It’s crept up on you. The things that you used to do with ease are more of a burden now and when you attempt them, you feel slow, not as coordinated, and you might even feel vulnerable doing them. You don’t want to ask for help, you never had to and you may feel that asking for help makes you sound feeble. At the same time, there is this lingering fear that you are losing control of your body and you don’t like it. You want a change. You want to feel better and have less fear. You want to be able to do the activities you grew up enjoying. If there was only a way to get out of this situation. A situation that makes you feel too weak to do the things you want to do. Not to mention you feel more uncoordinated and there is this underlying fear of falling as your balance has been more unsteady the last few years or so and getting on/off the floor sounds borderline dreadful. Hopeless? Not at all.
The hard truth is that biological organisms (including you) do have a shelf life. It can be scary to think about, but one might argue that it’s even scarier to think about how one can be on this planet for several decades and lose large scale capabilities, not because of age, but because we stopped pushing ourselves. Biology needs challenge. Without challenge, we literally prune our systems that are not in use. This includes our nervous system (coordination/balance), our muscles (weakness/poor power), our cardiovascular system (stamina/endurance), and our skeletal system among (bones more brittle) others. Now, these changes do happen if we get “old enough”, but we can S L O W these trends down with consistent and intelligent stresses. These stresses are movement based and can go along way to help mitigate this downward trend and we can actually, to a certain point, improve on our systems. Yes, we can get stronger, improve balance, get better coordinated, increase our mobility/flexibility, and get MORE out of life well into our 6th, 7th, 8th, and even 9th decades. But how does one navigate this?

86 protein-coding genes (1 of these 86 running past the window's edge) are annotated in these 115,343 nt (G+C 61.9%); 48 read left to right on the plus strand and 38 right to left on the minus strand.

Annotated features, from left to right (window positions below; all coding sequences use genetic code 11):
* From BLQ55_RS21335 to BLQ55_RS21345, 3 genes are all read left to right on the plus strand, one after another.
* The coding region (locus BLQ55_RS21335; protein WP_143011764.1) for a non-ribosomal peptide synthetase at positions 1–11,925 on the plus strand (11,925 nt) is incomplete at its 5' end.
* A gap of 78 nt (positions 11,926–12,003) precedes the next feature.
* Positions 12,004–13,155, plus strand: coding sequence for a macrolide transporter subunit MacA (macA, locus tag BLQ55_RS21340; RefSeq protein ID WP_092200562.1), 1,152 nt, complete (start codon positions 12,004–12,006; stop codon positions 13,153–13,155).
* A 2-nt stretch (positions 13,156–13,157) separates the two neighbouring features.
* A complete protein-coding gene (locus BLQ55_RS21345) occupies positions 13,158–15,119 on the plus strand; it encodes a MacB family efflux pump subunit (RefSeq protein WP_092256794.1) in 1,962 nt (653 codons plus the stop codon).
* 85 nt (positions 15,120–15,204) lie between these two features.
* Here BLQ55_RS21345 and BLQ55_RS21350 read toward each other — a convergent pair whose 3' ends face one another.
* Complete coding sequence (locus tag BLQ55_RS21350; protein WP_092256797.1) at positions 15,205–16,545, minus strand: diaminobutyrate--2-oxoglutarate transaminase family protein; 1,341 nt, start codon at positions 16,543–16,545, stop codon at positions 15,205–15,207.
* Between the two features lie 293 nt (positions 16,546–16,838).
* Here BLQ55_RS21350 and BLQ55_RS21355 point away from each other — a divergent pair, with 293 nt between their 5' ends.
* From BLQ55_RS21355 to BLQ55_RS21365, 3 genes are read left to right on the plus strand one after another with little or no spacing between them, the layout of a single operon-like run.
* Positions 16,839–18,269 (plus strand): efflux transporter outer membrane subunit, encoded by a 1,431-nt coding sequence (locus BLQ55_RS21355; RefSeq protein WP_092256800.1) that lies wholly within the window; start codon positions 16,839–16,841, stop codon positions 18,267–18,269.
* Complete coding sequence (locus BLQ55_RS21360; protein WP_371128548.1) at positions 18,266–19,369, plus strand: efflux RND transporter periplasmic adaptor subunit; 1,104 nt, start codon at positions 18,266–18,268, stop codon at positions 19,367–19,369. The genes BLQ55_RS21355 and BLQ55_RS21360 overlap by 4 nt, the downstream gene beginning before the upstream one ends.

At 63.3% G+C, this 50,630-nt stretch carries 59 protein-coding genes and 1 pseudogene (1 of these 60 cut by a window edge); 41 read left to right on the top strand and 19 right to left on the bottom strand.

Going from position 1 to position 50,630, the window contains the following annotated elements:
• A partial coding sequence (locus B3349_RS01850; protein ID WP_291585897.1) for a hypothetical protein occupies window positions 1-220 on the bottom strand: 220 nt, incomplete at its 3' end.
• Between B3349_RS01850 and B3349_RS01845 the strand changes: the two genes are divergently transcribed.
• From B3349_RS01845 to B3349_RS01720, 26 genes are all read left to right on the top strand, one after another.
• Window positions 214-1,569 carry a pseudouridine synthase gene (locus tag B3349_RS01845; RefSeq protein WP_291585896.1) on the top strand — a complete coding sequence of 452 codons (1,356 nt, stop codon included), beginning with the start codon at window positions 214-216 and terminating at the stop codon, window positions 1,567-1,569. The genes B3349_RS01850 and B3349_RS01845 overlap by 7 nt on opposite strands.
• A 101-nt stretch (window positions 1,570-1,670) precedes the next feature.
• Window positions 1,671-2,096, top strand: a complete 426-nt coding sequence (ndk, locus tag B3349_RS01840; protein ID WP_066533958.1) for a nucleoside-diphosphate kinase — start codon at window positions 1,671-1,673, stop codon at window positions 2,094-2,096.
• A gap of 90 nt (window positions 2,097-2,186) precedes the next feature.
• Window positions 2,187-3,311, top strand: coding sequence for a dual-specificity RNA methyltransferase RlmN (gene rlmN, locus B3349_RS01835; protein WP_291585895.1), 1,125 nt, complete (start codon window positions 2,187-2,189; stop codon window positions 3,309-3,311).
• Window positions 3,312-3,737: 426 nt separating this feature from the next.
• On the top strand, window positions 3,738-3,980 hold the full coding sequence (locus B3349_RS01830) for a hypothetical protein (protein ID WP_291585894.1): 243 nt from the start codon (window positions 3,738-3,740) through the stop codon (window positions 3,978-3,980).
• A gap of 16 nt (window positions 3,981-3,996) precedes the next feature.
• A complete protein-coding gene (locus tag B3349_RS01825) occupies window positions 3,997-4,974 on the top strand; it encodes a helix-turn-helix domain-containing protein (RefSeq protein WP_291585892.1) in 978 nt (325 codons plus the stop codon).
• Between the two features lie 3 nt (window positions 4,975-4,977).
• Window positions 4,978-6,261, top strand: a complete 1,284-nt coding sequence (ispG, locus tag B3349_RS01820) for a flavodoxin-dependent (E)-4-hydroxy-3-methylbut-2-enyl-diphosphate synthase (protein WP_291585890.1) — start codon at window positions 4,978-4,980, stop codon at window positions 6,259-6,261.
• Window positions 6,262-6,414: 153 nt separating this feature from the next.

This is where investing in a caring and educated senior fitness specialist can have a role. First, they can ask the right questions. They need to know YOUR WHY. Why do you want to improve your health, your strength and balance? Without the proper why, movement and exercise seems too difficult, out of reach, and often burdensome to many. Nailing down your why layers in context and makes making behavioral change easier and often results in longer lasting and even quicker attainable goals! Secondly, a good senior fitness specialist is educated on exercise for aging bodies and often many of them have physical therapy backgrounds and can assure that you have success without causing damage. Along these lines, many potential clients are often being discharged from physical therapy and the need to find a qualified and educated Senior Fitness Specialist who is also a good listener is imperative! Finally, this Senior Fitness Specialist is mobile and they can help you in the comfort of your own home. They have basic exercise equipment they can bring, work with the equipment you have, make recommendations on purchasing new equipment, and the creative ones are amazing at just using gravity to help improve your strength, balance, stamina, and help improve your life.
In conclusion, there is hope and there is help out there. Your fears are real but tangible results are attainable for the vast majority of people. You just have to take the first step. Most Senior Fitness Specialists offer free initial consultations and are eager to hear your story. I know I am. Tell me your story. I’m listening.